By Keith Budge, Headmaster, Bedales Schools
Bewitching days here now – steady heat and even a nightingale singing in one of the trees between 50 Church Road and the Village Hall as Moony and I sit on the terrace / patio / stoep as dusk gathers.
Even in the teeth of public exams, there has been fruitful stuff happening in terms of student voice and engagement.
On Monday evening, Josh, a 6.2 student who is close both to the end of his A Levels and to the end of his time at Bedales, gave a talk to the Pudding Club – the gathering of our 3i group. Josh had chosen to talk about ‘How we learn and what makes us tick’. His talk reflected on his decade spent within the Bedales Schools and how well he felt that these environments worked alongside the innate drivers that help us learn and underpin our behaviours: valorisation – the values and behaviour of teachers which students naturally copy and which creates the self-confidence and “willingness to do what’s good” in the students; the need to find out about the world and how it works, reflecting the “intelligent thinking” that lies at the heart of our education; and finally the sense of wonder, “innate curiosity” that is so closely linked with creativity.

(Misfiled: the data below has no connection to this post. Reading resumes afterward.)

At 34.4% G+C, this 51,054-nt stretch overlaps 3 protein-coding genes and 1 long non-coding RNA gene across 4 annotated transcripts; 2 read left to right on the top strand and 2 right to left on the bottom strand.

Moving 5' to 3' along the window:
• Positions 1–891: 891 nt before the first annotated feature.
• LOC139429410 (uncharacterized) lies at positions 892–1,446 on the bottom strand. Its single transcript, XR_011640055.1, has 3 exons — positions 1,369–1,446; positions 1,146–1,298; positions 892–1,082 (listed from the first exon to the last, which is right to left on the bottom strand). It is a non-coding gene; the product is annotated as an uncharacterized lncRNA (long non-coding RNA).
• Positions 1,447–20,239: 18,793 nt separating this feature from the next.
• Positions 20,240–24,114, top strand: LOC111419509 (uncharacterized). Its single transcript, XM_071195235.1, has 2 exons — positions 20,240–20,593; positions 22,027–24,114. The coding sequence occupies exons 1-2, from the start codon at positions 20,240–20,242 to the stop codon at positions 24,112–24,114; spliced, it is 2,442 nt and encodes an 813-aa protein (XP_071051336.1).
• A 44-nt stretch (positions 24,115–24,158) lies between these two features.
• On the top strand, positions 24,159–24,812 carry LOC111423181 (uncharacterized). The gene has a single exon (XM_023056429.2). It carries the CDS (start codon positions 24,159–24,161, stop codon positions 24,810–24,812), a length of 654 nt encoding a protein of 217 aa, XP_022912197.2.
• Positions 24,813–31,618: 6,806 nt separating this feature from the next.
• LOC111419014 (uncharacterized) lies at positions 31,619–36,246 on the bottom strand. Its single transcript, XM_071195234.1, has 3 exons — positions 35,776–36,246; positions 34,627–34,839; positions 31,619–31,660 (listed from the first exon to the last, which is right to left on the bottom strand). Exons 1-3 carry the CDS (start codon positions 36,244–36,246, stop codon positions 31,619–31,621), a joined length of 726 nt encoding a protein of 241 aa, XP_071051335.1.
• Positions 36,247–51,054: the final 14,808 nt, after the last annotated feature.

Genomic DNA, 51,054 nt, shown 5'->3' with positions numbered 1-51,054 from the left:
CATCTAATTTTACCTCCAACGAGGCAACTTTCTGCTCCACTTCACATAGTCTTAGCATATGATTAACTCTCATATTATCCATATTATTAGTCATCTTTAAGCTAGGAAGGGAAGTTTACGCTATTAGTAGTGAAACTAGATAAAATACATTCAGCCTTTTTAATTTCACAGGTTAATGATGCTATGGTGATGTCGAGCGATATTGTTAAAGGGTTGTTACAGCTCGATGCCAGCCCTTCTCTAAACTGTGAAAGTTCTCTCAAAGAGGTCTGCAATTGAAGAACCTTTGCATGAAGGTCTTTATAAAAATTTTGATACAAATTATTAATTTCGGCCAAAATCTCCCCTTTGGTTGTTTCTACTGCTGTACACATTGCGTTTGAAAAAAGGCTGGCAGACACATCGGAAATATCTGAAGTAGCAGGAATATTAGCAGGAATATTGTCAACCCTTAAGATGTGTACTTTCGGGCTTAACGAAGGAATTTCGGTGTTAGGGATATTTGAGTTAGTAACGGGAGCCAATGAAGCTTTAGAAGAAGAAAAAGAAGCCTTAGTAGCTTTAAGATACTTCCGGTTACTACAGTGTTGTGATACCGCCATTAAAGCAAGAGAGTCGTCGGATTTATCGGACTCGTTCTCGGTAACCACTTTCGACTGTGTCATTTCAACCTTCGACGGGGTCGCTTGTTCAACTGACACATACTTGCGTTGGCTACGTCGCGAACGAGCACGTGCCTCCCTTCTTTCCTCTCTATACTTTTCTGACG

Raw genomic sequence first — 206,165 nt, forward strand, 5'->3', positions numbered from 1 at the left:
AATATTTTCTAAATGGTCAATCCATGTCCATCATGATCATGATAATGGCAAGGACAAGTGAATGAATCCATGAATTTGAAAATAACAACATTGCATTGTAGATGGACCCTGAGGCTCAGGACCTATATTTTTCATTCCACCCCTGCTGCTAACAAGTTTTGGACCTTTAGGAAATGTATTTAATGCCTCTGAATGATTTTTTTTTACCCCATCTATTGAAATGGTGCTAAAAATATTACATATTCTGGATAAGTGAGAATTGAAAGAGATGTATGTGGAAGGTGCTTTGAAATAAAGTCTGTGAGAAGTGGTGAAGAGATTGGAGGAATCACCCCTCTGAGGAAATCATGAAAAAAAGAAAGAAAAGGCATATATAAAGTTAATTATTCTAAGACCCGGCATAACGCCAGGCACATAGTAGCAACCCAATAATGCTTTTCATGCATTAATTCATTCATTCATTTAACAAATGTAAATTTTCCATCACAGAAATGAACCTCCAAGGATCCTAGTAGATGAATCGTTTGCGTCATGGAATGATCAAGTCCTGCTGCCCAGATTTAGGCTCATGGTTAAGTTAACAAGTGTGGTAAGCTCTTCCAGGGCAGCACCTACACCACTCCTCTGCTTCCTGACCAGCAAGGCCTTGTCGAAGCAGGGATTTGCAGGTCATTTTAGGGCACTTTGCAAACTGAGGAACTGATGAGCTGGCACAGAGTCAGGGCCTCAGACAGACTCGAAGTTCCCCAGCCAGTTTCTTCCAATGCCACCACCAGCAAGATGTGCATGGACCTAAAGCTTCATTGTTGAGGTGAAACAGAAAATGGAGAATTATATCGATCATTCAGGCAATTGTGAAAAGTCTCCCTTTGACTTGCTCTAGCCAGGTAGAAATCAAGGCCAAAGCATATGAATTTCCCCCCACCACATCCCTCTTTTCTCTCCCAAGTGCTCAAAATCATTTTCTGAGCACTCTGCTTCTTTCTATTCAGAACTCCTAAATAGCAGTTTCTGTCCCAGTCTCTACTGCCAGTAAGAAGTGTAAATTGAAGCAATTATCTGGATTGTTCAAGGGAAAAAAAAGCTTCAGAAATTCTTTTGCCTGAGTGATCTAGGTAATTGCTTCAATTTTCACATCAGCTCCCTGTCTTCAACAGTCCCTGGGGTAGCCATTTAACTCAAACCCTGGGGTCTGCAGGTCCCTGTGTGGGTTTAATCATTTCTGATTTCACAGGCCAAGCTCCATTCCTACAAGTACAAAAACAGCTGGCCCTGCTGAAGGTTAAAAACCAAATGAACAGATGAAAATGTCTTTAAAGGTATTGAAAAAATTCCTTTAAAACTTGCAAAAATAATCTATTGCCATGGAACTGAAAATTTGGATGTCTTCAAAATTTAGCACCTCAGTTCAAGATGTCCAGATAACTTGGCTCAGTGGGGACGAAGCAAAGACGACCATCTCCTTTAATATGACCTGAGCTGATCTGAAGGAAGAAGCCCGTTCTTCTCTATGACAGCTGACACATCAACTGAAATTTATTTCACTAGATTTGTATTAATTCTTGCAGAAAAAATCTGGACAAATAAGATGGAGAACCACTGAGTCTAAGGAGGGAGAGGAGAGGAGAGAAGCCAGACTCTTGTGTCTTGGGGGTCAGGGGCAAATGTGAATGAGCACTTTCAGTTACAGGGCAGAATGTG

The power of Josh’s talk was shown in the quality of discussion it evoked – clearly what he said had resonated with many of the students in the meeting.
Wednesday’s Jaw was taken by Richie (6.1) and was about music – its use for propaganda and protest. Beginning with a remarkable film from 1908 of the Marseillaise being sung and the use by the French government of this rousing song (inspired by the need to defend Strasbourg), he went on to talk about the role of the piano in middle class European life, before crossing the Atlantic and involving us in the role of music in the Vargas 1930-42 Brazilian government. He then made protest music the thread, with Bob Dylan, Martin Garvey and then the extraordinary story of Fela Kuti’s Kalakuta Republic, set up in Nigeria in the 70s and destroyed by the Nigerian government in February 1977; this was partly in response to the popularity of his protest song Zombie which attacked the mindlessness and power of the Nigerian military.
Student initiatives and talks of this kind are the best kind of inspiration for other students – and all the more powerful coming at a time of year when schools and students tend to be thinking exclusively about exams.